Welcome to the Seventh Summer School on Statistical Methods for Linguistics and Psychology, 11-15 September 2023
: Please bring cash to pay for food during lunch,
and also if you want to go to bakeries. Credit/debit cards and EC cards won't be accepted.
Application, dates, location
- Dates: 11-15 September 2023.
- Times: 9AM-5PM daily.
- Location: The summer school will be held at the Griebnitzsee campus in Potsdam, at Haus 6. For train connections, consult bvg.de; the train station near the campus is called Griebnitzsee Bhf.
- Application period: 30 Sept 2022 to 1 April 2023.
- Schedule: download from here.
Brief history of the summer school, and motivation
The summer school was started by Shravan Vasishth in 2017, as part of a methods project
funded within the SFB 1287
. The summer school aims to fill a gap in statistics education, specifically within the fields of linguistics and psychology. One goal of the summer school is to provide comprehensive training in the theory and application of statistics, with a special focus on the linear mixed model. Another major goal is to make Bayesian data analysis a standard part of the toolkit for the linguistics and psychology researcher. Over time, the summer school has evolved to have at least four parallel streams: beginning and advanced courses in frequentist and Bayesian statistics. These may be expanded to more parallel sessions in future editions. We typically admit a total of 120 participants (in 2019, we had some 450 applications). In addition to the all-day courses, we regularly invite speakers to give lectures on important current issues relating to statistics. Previous editions of the summer school:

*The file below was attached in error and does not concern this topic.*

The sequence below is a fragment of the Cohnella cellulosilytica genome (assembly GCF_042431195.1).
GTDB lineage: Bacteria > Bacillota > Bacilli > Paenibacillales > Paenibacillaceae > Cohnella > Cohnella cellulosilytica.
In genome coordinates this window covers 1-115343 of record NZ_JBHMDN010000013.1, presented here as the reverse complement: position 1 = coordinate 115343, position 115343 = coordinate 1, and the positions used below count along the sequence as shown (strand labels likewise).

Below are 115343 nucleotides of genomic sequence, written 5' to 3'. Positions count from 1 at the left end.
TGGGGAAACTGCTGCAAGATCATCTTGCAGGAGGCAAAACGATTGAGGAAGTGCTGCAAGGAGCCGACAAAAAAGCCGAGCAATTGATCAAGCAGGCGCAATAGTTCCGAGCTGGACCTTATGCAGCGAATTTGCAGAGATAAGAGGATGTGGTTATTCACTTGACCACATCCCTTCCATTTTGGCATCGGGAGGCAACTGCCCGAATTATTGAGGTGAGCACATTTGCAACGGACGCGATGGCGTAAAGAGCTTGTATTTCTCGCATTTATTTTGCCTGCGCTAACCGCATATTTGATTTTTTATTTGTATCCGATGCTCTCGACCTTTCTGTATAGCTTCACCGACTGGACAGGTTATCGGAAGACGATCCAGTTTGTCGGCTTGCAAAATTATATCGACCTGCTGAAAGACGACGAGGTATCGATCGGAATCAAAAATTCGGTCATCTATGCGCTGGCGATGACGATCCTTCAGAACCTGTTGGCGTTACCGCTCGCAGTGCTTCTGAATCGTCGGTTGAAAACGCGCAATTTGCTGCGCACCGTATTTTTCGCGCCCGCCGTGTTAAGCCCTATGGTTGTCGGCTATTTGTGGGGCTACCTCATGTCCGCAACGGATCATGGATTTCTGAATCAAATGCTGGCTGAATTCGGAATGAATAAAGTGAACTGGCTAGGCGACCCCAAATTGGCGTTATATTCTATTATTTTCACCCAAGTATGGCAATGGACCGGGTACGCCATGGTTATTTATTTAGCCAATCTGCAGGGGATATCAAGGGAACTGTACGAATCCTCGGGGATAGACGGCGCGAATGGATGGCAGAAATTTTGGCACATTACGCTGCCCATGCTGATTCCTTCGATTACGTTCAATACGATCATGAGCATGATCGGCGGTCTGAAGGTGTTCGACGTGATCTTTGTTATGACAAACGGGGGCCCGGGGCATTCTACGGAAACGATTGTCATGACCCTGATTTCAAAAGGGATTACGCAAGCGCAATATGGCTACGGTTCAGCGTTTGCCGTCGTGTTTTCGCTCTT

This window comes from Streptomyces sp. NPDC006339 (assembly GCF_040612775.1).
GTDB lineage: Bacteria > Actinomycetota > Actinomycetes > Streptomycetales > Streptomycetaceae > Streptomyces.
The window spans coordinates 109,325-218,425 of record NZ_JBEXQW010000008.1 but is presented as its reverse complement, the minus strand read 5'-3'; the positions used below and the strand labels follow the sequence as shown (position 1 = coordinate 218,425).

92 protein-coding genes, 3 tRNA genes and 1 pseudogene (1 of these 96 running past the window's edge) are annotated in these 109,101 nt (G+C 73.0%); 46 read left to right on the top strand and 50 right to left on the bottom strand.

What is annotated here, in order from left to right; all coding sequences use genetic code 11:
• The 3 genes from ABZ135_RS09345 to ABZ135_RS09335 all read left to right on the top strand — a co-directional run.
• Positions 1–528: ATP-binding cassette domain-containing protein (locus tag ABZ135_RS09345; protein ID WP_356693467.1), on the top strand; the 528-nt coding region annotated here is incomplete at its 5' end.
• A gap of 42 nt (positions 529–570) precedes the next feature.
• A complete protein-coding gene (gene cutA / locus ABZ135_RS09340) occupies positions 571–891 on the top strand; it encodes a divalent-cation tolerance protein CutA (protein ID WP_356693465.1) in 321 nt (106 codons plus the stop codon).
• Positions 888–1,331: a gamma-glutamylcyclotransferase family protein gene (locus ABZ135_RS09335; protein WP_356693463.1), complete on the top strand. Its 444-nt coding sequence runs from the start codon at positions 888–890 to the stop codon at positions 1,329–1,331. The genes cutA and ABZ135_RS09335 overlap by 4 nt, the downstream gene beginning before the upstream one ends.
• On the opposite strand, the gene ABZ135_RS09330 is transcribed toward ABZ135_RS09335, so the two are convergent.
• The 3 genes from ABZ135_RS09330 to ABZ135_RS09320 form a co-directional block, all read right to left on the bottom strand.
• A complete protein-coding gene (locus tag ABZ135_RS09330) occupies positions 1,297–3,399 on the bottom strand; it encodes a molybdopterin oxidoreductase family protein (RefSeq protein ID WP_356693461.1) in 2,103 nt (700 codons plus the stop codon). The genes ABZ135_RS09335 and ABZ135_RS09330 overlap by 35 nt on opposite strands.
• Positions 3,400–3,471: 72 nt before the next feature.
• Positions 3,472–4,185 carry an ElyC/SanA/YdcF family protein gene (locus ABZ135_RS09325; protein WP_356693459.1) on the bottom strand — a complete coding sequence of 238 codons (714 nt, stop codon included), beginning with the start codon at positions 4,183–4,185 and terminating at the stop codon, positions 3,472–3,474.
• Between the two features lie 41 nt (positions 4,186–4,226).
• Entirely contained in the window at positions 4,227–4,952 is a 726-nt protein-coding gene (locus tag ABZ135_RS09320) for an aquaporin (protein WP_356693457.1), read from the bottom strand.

Code of conduct
All participants will be expected to follow the (code of conduct
, taken from StanCon 2018
. In case a participant has any concerns, please contact any of the following instructors: Audrey Bürki, Anna Laurinavichyute, Shravan Vasishth, Bruno Nicenboim, or Reinhold Kliegl.
Invited keynote speakers
- Grusha Prasad. Tuesday 12 Sept 2023, 5PM-6PM, in Hörsaal 05.
Title of talk: Generating and testing quantitative predictions of human language processing
Decades of psycholinguistic research has focused on evaluating theories of human
sentence processing by testing qualitative behavioral predictions. The advent of